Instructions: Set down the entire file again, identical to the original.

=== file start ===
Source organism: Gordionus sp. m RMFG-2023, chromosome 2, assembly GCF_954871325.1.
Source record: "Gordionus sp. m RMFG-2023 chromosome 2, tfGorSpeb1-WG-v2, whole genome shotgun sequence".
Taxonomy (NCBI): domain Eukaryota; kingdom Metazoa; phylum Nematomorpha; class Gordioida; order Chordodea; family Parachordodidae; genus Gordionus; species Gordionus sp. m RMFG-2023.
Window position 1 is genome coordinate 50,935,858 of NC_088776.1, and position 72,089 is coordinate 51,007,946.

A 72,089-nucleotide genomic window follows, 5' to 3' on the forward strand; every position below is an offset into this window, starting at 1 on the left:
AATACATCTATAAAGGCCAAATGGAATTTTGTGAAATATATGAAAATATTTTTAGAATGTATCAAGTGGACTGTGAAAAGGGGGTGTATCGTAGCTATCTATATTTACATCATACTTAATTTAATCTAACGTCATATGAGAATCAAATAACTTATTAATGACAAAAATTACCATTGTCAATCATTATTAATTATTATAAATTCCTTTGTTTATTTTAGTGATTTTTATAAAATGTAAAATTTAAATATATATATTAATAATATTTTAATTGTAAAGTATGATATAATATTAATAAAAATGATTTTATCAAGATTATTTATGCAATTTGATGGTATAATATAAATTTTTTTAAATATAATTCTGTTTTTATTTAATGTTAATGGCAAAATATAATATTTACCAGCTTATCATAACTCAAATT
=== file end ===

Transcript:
Source organism: Gordionus sp. m RMFG-2023, chromosome 2, assembly GCF_954871325.1.
Source record: "Gordionus sp. m RMFG-2023 chromosome 2, tfGorSpeb1-WG-v2, whole genome shotgun sequence".
Taxonomy (NCBI): domain Eukaryota; kingdom Metazoa; phylum Nematomorpha; class Gordioida; order Chordodea; family Parachordodidae; genus Gordionus; species Gordionus sp. m RMFG-2023.
Window position 1 is genome coordinate 50,935,858 of NC_088776.1, and position 72,089 is coordinate 51,007,946.

A 72,089-nucleotide genomic window follows, 5' to 3' on the forward strand; every position below is an offset into this window, starting at 1 on the left:
AATACATCTATAAAGGCCAAATGGAATTTTGTGAAATATATGAAAATATTTTTAGAATGTATCAAGTGGACTGTGAAAAGGGGGTGTATCGTAGCTATCTATATTTACATCATACTTAATTTAATCTAACGTCATATGAGAATCAAATAACTTATTAATGACAAAAATTACCATTGTCAATCATTATTAATTATTATAAATTCCTTTGTTTATTTTAGTGATTTTTATAAAATGTAAAATTTAAATATATATATTAATAATATTTTAATTGTAAAGTATGATATAATATTAATAAAAATGATTTTATCAAGATTATTTATGCAATTTGATGGTATAATATAAATTTTTTTAAATATAATTCTGTTTTTATTTAATGTTAATGGCAAAATATAATATTTACCAGCTTATCATAACTCAAATT